Instead of television acting as a wall, Jim Tenopir wonders, maybe it could serve as a bridge. A lifeline. Salvation.
The Big Ten Network is reportedly available in more than 60 million homes. What if — and Tenopir, the executive director of the Nebraska School Activities Association, asks you to bear with him on this — the BTN could spend a little time each week spotlighting his member schools?
Or, better yet, the good work done by other high school associations within the Big Ten footprint?
You know, as a trade-off for the whole stepping-all-over-Friday-Night-Lights thing?
“We could throw temper tantrums and let everyone know we aren’t pleased with it, but the final analysis of it, it’s still going to happen,” Tenopir told Land of 10. “But I’ve had a couple conversations with (Nebraska athletic director) Shawn Eichorst, and they’ve been great conversations.
“The Big Ten Network, in my estimation, would be a great avenue for us to get the value of our high school-based, educational-based activities. Whether that ever happens, I wouldn’t know. But I think Mr. Eichorst is on the same page with us on that.”
As for the powers that be on the television side, well, that’s more of a wait and see. But it’s a start, an attempt to try to make chicken salad out of the offal the Big Ten office keeps dumping on his desk. Last week, it was the news that the league, at the behest of broadcast rights holders Fox and ESPN, was adding Friday night football games to the schedule starting in 2017, including intraconference matchups, tipping one of the Midwest’s most sacred cows.
On Tuesday afternoon, the specifics of the first six Fridays were announced, a slate that included the most powerful sporting draw in Tenopir’s state — the Nebraska Cornhuskers, who’ll visit Illinois on Sept. 29 as part of the Big Ten’s new weeknight initiative:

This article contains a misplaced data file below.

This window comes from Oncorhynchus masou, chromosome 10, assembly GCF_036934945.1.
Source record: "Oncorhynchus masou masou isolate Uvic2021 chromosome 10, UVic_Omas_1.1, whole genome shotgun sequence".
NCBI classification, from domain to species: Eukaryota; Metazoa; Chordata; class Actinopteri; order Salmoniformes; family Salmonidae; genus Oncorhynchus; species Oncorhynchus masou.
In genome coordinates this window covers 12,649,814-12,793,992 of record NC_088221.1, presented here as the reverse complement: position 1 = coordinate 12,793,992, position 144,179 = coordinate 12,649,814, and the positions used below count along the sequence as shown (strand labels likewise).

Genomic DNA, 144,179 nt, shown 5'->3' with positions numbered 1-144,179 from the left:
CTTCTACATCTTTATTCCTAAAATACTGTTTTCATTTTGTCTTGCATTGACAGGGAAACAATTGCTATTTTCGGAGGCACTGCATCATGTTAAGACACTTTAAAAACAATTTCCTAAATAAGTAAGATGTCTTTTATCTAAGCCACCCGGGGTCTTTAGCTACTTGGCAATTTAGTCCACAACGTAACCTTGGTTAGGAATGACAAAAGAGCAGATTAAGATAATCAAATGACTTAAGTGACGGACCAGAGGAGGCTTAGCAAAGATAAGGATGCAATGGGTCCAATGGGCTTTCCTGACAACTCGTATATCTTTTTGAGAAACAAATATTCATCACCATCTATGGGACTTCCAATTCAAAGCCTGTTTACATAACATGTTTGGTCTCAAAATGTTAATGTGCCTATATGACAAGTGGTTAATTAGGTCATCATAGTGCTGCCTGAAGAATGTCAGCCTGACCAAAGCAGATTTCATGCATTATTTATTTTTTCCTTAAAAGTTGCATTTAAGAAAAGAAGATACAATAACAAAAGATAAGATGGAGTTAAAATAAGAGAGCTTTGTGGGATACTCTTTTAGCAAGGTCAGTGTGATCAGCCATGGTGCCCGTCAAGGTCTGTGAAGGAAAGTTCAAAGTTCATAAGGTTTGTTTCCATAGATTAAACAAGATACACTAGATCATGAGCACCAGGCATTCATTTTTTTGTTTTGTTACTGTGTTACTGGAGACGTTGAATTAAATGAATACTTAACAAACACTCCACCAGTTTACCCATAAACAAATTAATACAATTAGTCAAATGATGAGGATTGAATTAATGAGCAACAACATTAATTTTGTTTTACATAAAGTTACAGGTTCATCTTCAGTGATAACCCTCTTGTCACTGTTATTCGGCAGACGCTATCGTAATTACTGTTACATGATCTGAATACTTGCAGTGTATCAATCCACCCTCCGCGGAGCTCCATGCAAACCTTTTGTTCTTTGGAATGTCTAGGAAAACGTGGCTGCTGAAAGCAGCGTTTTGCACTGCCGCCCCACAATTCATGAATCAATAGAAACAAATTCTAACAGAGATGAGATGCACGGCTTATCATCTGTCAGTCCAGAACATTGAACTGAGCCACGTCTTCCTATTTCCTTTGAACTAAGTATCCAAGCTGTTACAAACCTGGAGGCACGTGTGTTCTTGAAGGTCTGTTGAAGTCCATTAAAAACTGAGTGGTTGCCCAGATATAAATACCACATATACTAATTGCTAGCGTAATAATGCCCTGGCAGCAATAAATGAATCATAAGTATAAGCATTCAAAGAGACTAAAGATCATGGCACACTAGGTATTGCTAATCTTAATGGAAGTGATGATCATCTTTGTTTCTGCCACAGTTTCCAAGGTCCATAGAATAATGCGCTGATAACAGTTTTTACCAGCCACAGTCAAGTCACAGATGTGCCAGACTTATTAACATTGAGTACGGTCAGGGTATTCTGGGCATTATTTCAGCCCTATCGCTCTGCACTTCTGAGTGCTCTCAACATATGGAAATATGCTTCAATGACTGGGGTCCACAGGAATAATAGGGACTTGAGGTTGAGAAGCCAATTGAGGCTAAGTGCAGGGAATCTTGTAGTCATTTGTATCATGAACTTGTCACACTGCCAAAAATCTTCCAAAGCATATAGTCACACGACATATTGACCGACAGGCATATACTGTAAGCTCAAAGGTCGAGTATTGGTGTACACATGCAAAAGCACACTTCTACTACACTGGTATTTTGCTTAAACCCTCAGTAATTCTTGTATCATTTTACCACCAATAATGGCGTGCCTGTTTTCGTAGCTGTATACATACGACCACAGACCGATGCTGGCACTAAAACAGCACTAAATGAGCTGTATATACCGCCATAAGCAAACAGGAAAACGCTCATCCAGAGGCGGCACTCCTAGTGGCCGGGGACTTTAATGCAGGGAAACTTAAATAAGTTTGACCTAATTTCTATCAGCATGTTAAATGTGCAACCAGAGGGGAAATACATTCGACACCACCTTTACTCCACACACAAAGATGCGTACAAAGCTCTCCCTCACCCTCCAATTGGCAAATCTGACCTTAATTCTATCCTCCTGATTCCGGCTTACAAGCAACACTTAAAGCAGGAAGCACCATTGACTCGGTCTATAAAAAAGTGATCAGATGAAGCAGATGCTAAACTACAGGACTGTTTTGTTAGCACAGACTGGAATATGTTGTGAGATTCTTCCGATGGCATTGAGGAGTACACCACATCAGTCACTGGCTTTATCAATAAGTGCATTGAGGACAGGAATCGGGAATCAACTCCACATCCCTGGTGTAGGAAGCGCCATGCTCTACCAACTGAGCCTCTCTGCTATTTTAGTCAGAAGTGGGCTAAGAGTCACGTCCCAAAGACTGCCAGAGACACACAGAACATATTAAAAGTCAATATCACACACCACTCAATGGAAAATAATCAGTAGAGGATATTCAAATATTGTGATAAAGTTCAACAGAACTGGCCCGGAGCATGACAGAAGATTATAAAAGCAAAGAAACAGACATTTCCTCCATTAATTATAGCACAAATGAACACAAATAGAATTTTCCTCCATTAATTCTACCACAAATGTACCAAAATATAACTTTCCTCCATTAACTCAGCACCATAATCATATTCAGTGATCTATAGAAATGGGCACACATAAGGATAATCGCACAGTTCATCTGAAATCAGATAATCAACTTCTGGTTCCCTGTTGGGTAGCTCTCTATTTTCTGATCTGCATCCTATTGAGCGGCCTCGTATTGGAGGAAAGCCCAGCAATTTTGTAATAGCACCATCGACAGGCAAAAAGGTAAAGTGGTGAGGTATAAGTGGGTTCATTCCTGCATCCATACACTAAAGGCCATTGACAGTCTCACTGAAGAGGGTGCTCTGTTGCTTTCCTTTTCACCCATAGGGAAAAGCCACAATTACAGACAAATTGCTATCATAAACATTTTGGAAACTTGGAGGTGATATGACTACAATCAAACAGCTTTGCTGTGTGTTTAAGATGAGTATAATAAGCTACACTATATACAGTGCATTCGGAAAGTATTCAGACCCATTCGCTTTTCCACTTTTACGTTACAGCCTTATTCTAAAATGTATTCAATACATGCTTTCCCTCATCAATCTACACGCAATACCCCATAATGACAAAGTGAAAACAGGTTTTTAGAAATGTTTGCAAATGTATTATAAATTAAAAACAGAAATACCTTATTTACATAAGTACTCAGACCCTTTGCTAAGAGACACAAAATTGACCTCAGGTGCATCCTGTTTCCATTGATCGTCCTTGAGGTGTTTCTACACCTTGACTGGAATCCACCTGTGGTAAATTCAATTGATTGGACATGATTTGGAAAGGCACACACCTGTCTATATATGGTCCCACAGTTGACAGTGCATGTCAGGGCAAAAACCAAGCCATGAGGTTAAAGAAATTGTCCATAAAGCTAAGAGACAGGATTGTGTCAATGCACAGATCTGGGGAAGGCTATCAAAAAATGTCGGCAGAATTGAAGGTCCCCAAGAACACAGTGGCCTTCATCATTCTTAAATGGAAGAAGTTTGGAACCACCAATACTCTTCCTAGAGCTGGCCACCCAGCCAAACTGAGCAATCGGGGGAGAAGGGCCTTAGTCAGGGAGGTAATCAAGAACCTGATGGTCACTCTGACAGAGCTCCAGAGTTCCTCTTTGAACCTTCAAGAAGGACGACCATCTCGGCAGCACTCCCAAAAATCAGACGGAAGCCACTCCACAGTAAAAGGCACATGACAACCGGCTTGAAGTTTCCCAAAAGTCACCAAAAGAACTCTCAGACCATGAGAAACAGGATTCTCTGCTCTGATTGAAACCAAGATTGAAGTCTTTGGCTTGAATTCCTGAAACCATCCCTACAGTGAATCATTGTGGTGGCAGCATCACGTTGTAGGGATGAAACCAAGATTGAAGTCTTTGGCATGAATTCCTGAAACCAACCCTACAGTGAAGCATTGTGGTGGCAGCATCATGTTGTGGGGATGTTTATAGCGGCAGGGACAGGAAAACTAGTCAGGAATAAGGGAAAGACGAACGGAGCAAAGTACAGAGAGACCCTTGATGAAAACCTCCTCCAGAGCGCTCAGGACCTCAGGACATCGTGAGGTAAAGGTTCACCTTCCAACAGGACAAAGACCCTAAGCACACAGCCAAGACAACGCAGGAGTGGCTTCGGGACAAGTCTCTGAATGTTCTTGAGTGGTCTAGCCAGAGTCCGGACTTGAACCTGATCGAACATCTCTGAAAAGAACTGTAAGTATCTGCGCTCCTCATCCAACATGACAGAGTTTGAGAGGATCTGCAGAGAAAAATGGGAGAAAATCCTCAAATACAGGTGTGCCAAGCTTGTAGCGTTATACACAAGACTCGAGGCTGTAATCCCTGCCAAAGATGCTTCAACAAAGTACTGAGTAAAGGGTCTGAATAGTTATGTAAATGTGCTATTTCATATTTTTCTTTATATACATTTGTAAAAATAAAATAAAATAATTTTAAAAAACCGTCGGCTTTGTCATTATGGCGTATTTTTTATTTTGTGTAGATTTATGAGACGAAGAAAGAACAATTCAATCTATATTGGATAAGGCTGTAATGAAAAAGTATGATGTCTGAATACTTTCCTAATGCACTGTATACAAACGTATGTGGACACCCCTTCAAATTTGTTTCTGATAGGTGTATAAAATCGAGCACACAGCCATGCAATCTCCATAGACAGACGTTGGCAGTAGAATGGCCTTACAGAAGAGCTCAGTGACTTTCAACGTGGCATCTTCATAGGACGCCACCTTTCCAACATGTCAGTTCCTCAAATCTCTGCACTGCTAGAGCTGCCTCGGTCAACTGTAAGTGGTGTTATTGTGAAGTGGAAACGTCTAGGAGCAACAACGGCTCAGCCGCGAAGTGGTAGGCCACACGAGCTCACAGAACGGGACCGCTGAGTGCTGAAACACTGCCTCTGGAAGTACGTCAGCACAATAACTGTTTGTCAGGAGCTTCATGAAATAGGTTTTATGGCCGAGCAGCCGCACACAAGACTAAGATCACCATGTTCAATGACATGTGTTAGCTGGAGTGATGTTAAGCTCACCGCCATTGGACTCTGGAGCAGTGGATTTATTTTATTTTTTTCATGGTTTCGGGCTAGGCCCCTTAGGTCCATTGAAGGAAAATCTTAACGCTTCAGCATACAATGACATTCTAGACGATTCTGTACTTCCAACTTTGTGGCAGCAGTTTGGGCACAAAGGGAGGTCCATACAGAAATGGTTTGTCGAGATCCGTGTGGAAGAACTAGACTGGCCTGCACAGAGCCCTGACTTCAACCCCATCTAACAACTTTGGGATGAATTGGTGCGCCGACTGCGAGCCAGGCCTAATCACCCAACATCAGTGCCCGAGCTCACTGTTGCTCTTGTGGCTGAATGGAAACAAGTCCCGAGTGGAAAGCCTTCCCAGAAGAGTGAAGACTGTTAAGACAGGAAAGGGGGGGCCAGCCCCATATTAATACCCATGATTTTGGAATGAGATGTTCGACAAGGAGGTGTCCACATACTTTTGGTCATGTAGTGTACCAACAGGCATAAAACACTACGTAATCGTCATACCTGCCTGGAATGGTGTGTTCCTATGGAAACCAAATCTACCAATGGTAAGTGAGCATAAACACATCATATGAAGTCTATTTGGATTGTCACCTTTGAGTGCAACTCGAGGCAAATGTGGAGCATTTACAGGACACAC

“It doesn’t make any difference if you’re home or away, if you’re in Husker Country, there is a major impact whenever the Huskers play football,” Tenopir said. “Even if people are not attending the game, they’re in front of their televisions watching it, so that has a definite impact as far as Fridays nights and our high schools are concerned.”
Tenopir knows he can’t change the tide of television, and that given that partnerships with ESPN, Fox and CBS are expected to bring a collective $440 million annually to the Big Ten’s war chest, any rebuttal would be like pushing a Brink’s truck uphill. Instead, he’s hoping to appeal to the league’s better angels, starting with the angels closest to home.
Pitch No. 1: A little BTN love. Pitch No. 2: A reduced — or, better yet, free — rental rate on the use of University of Nebraska facilities for NSAA events. The association currently holds its championships in football, boys and girls basketball, swimming/diving and volleyball on or around the Lincoln campus.
“And the relationship between our staff and their staff is excellent,” Tenopir said. “While we would prefer that Friday nights be kept to high schools, I think people can pretty much count on the association and the university to work together and make the best of the situation.”
Over at the Illinois High School Association, executive director Craig Anderson is trying to do the same. Of the six initial Friday offerings, half of them involve the state’s two Big Ten schools, including the aforementioned Nebraska-Illinois game in Champaign next year, just 50 miles down the road from his office.
Anderson and some of his Midwestern peers are meeting in Chicago the first week of December for their annual fall reconnaissance, and the new Big Ten television schedule is now firmly on the agenda. The association directors have even invited a representative from the Big Ten office to join them to discuss marketing and other opportunities that could offer mutual benefit.
“We’re hoping to open the door and hoping to publicize the benefits (of our associations) and work together with football in general,” Anderson said. “And hopefully they can help us. And we can help them in some regard, in lieu of the fact that they’re jumping in on what has traditionally been our high schools’ night.”
“It doesn’t make any difference if it’s home or away, it still has a major impact.”